5th October 2014 marks the 20th anniversary of the World Teacher’s Day. This day was formally established by the United Nations Educational, Scientific and Cultural Organisation (UNESCO) in 1994. This year the theme for the World Teacher’s Day is ‘Invest in the future, invest in teachers’.
An education system is only as good as its teachers. Teachers are essential to universal and quality education for all: they are central to shaping the minds and attitudes of the coming generations to deal with new global challenges and opportunities. Innovative, inclusive and results-focused teaching is crucial for 2015 and beyond if we are to provide the best possible opportunities for millions of children, youth and adults worldwide.
As we move closer to the “Education for All” deadline in 2015, it is important to acknowledge the invaluable service that is provided by teachers across the world. The 11th Education for All (EFA) Global Monitoring Report 2013/4 released towards the beginning of the year pointed to the fact that globally, an additional 1.6 and 3.3 million teachers would be required by 2015 and 2030 respectively to achieve the goal of universal primary education. The shortage continues at the lower secondary level with 3.5 million teachers to fill in the gaps as per the latest UNESCO Institute of Statistics. As the data clearly points out, hiring new teachers and filling up existing vacancies arising from attrition is a top priority for countries, especially in Sub-Saharan Africa. But this is only a part of the problem. Countries and policy-makers need to address the issues of quality training for teachers, better teaching conditions, and better salaries along with other facilities for teachers. As the Global March policy paper on ‘Out-of-School Children and Child Labour ’states, countries also need to recruit more female teachers in order to tackle the problem of low enrolment and retention of girls in school. However, more importantly it is essential to restore pride in the profession of teaching and give it the status and respect that it truly deserves. Thus, it is only by investing time and resources in these teachers that we can truly insure the future of millions of children including the 58 million who are still out of school.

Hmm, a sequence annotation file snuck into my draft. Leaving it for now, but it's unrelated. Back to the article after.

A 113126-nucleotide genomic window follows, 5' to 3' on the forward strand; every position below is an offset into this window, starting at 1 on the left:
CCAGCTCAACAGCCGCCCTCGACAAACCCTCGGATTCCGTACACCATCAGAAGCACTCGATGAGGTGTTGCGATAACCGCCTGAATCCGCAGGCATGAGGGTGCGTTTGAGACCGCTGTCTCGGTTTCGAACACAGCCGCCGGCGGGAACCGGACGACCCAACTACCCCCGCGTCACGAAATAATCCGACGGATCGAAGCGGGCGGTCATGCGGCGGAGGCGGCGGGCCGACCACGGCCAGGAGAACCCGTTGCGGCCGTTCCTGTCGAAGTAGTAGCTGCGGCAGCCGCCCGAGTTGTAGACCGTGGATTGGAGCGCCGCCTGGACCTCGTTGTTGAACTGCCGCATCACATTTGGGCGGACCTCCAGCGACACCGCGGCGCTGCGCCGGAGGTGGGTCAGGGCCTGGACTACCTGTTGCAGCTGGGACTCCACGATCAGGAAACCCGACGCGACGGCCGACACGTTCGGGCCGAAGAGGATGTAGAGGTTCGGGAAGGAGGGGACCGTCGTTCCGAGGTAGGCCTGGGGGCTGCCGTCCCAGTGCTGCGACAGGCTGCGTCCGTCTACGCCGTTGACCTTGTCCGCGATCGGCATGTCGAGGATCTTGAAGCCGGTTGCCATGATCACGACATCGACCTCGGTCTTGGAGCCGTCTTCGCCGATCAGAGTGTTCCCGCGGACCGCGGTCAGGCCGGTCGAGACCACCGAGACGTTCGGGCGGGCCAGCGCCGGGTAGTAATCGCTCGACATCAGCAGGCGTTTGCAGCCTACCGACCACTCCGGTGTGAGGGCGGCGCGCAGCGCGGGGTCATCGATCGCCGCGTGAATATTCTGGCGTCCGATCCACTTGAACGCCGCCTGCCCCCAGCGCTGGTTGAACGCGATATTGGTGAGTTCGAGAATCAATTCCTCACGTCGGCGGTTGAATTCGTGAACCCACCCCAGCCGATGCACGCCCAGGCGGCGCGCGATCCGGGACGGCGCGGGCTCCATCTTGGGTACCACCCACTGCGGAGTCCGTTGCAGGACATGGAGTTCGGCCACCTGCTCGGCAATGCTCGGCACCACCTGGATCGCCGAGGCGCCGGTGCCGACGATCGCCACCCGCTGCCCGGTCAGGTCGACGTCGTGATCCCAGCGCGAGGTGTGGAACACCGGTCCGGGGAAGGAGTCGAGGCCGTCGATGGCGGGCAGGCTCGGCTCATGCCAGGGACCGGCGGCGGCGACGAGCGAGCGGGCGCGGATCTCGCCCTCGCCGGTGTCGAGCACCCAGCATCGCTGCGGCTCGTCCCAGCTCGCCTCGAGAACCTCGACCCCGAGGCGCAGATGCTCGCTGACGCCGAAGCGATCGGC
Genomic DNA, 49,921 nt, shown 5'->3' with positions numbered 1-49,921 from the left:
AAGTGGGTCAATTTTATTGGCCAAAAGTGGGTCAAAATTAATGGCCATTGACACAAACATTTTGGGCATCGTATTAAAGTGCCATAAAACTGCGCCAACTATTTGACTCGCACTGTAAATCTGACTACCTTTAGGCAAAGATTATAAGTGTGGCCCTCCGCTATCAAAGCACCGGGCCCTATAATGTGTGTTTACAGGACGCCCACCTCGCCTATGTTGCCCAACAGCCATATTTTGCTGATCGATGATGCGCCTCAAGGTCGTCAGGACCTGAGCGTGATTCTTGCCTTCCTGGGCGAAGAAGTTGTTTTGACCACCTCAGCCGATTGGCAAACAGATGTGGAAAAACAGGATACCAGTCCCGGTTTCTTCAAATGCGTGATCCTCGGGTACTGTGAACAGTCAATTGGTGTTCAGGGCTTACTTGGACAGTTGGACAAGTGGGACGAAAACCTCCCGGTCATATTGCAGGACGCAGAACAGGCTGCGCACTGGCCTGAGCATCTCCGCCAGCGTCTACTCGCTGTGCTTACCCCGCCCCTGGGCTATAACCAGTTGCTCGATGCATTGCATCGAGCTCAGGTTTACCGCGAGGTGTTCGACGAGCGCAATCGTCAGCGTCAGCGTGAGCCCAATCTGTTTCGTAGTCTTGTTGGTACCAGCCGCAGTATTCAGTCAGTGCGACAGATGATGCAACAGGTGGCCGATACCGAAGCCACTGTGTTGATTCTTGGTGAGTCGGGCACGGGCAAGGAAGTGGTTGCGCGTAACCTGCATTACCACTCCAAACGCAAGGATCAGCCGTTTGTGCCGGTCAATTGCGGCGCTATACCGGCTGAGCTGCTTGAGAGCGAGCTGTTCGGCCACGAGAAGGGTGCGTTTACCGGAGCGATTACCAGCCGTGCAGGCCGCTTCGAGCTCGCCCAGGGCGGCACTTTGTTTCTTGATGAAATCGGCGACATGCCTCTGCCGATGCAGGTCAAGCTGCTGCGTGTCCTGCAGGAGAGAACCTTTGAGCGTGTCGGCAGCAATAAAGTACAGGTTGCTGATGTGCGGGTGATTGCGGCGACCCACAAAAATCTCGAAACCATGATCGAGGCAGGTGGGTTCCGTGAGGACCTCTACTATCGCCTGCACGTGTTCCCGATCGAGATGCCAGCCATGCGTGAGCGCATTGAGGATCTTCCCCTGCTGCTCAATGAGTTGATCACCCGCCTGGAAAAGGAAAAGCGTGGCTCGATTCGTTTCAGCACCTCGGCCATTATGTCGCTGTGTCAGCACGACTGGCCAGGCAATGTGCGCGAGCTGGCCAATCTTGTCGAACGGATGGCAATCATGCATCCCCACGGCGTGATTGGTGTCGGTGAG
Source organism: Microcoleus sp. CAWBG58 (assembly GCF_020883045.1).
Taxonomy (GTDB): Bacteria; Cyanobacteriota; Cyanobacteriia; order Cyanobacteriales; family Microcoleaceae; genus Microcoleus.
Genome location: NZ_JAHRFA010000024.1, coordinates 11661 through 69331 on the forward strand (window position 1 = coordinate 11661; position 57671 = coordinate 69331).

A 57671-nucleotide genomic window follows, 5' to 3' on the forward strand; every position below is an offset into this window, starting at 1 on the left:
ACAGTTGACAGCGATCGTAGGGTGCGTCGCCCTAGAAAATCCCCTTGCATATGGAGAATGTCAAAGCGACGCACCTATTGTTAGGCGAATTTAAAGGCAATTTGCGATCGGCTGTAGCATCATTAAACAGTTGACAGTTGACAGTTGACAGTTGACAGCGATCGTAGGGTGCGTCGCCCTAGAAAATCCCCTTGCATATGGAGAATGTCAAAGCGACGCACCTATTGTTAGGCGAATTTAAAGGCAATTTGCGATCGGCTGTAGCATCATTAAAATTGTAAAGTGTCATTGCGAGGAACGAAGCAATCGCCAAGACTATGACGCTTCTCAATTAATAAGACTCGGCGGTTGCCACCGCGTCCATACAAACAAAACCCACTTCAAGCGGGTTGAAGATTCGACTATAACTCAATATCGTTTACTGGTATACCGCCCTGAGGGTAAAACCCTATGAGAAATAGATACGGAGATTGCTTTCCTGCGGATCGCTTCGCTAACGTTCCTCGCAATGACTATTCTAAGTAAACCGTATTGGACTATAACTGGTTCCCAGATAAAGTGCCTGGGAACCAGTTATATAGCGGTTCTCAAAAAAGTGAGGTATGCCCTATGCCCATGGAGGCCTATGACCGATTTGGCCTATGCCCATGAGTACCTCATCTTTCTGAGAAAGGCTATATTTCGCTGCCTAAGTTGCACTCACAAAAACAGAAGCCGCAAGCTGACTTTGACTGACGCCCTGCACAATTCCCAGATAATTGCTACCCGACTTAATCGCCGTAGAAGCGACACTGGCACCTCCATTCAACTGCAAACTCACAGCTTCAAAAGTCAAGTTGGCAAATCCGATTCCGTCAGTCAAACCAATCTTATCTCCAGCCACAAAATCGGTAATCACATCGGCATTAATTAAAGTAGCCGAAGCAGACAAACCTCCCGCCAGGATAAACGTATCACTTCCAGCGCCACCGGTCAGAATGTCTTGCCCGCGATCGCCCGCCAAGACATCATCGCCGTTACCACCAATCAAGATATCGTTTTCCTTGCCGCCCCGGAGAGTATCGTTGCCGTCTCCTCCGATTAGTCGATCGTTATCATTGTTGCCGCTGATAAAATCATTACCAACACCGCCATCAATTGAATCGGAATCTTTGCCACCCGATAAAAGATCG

Emphasizing on the role of teachers in augmenting the human capital, Haldis Holst, Deputy General Secretary of Education International, one of the core constituents of the Global March said “Teachers are the most important educational resource and a critical determinant of quality. Quality education for all is the foundation for sustainable economic prosperity and a just and equitable society. Quality education helps every person to achieve his or her full potential. Teachers must be treated as respected professionals. Teaching must provide an attractive career choice, and must remain sufficiently attractive, in terms of training and continuous professional development, salaries and conditions of employment, to recruit and retain the best teachers. Teaching and learning must occur in supportive, inclusive, safe and secure conditions, with the appropriate facilities to encourage student-centered learning. This is particularly important for children who have been released from child labour or who are at risk of dropping out. A quality environment also engages parents, students, teachers, school authorities and support staff in a community working together to achieve the goal of providing quality education for all children.”
Asserting on the role of teachers in creating the quest for egalitarianism and underpinning the responsibilities of the society towards teachers, Chairperson of the Global March, Kailash Satyarthi said “The society that fails its teachers is bound to fail its present and future. There is no easy alternative to inculcate the values and virtues of humanity and nature than the teachers. On the other hand, the teachers must pledge and work to ensure that no child is left behind, however arduous be the conditions to reach out to them.
On this day, Global March would like to acknowledge the contribution of teachers around the world. Education is the only answer to a host of problems plaguing the world including poverty and child labour. It urges its partners to come forward and work towards giving the teaching profession its rightful place in the social sphere.